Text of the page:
LOS ANGELES — Rambling above the rust-colored cliffs of the Palos Verdes Peninsula, the Terranea Resort is known for its ocean views, world-ranked spa and villas that can command $3,000 a night or more.
The property is less well known as a gathering spot for federal elected officials and the campaign donors they wine and dine.
But one politician was very familiar with the luxurious resort: former House Speaker Kevin McCarthy. In 2 1/2 years, the Bakersfield Republican’s election committees dropped nearly a quarter of a million dollars at Terranea, with most of the money coming from a thinly regulated leadership PAC, a Los Angeles Times investigation has found.
As he exits Congress two months after his historic ouster as speaker, political obituaries tout McCarthy’s skills as a prolific fundraiser on behalf of Republican candidates. Also setting him apart from other congressional leaders was his roughly decade-long pattern of using his Majority Committee PAC to spend lavishly on hotels, private jets and fine dining establishments, according to a Times analysis of campaign finance records on file with the Federal Election Commission.
From 2012 through last June, McCarthy’s PAC shelled out more than $1 million on hotels, private air travel and eateries, the FEC records show. That’s more than double the combined total spent by the leadership PACs of the seven other lawmakers who’ve held the top House and Senate positions for their parties during all or part of that period, according to the Times analysis.
Leadership PACs are subject to fewer spending controls than other campaign accounts. In fact, the FEC determined earlier this year that those committees are free to use their money on personal expenses, without limits. Even before the ruling, good-government advocates complained to the FEC that politicians were using their leadership PACs as personal slush funds to subsidize expensive lifestyles. Now, they fear the problem will grow worse.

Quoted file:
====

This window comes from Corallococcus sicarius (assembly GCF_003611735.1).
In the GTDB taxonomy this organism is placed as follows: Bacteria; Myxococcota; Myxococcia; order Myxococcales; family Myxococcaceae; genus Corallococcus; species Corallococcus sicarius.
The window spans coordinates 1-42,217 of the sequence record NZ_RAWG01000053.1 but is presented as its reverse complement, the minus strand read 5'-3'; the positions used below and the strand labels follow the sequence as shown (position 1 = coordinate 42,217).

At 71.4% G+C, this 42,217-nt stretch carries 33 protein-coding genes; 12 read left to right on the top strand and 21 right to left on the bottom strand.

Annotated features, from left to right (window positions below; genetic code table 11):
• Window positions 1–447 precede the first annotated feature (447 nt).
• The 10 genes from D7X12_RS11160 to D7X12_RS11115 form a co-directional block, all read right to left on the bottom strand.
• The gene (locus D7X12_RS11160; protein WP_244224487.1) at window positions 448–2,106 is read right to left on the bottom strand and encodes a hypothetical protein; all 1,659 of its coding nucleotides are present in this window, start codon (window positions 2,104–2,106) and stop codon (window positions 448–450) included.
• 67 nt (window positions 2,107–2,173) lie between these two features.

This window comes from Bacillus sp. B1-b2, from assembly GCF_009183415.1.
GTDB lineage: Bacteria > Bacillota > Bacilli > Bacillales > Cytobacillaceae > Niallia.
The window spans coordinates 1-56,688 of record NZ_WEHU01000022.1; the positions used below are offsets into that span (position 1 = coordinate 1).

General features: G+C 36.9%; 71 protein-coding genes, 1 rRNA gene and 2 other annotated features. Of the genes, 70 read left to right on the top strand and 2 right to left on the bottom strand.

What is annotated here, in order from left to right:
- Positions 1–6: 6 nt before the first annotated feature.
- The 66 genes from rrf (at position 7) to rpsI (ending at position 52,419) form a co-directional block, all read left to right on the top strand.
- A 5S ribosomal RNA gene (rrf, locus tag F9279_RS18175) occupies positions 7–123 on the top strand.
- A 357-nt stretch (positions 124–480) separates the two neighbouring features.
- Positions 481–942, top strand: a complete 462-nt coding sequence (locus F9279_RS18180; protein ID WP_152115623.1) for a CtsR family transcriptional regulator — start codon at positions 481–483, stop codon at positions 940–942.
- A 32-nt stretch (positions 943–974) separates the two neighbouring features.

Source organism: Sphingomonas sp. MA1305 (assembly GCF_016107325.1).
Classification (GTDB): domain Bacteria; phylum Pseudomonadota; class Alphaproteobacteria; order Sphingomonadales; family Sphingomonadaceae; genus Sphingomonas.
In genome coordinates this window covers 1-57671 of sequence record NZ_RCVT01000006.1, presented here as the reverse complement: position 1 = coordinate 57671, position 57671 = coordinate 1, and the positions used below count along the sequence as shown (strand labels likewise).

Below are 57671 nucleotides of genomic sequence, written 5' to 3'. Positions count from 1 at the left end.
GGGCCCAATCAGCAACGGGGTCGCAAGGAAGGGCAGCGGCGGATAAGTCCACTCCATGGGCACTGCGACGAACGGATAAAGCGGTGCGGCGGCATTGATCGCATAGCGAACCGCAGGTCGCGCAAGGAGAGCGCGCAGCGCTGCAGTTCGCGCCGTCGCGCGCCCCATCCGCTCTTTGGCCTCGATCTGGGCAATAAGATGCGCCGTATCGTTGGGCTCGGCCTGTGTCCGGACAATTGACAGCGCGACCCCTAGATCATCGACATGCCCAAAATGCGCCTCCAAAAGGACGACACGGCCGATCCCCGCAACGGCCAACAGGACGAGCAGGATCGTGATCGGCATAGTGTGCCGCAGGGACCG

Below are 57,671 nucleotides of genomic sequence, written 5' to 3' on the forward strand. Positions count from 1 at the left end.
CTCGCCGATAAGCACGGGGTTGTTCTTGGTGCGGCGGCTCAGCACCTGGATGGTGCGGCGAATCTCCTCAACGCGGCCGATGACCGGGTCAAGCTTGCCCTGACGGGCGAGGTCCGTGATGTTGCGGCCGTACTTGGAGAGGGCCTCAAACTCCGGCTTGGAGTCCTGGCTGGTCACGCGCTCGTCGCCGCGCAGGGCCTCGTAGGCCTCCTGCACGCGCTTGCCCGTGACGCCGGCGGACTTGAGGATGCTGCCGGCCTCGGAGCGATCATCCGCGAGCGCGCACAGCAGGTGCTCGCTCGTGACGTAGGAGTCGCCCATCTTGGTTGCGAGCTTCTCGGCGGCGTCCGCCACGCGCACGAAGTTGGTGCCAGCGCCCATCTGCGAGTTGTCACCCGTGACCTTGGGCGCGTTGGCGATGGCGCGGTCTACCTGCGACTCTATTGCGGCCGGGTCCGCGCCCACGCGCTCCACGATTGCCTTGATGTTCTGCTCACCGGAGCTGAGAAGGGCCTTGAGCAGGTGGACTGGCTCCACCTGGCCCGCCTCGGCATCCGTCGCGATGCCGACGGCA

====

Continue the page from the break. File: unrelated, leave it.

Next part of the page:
“Unfortunately, it’s a little bit of the Wild West,” said Michael Beckel, research director for Issue One, a nonprofit organization that studies the role of money in politics. He said the group has “deep concerns” that politicians could use “leadership PAC funds for their own personal enrichment.”
It is unclear how McCarthy, who announced his retirement Wednesday, will use the funds remaining in his campaign accounts once he departs the House at the end of the year. But he said in a Wall Street Journal op-ed this week that he intends to continue recruiting GOP candidates for elected office.
The Terranea outlays by McCarthy’s leadership PAC totaled about $124,000 over a 2 ½-year stretch ending in 2018, a period during which he served as House majority leader. In the same time, a second McCarthy committee rang up bills of about $116,000 at the hotel compound. The combined $240,000 pencils out to an average of $8,000 a month.
The McCarthy committees made 20 payments to Terranea in the 2 1/2 years that ranged from less than $540 to more than $68,000. Most of the expenditures were listed under the category of “lodging,” and 11 were made in even-numbered amounts, such as $7,500 and $10,000. The reports did not explain why those amounts were in round dollars.
©2023 Los Angeles Times. Visit at latimes.com. Distributed by Tribune Content Agency, LLC.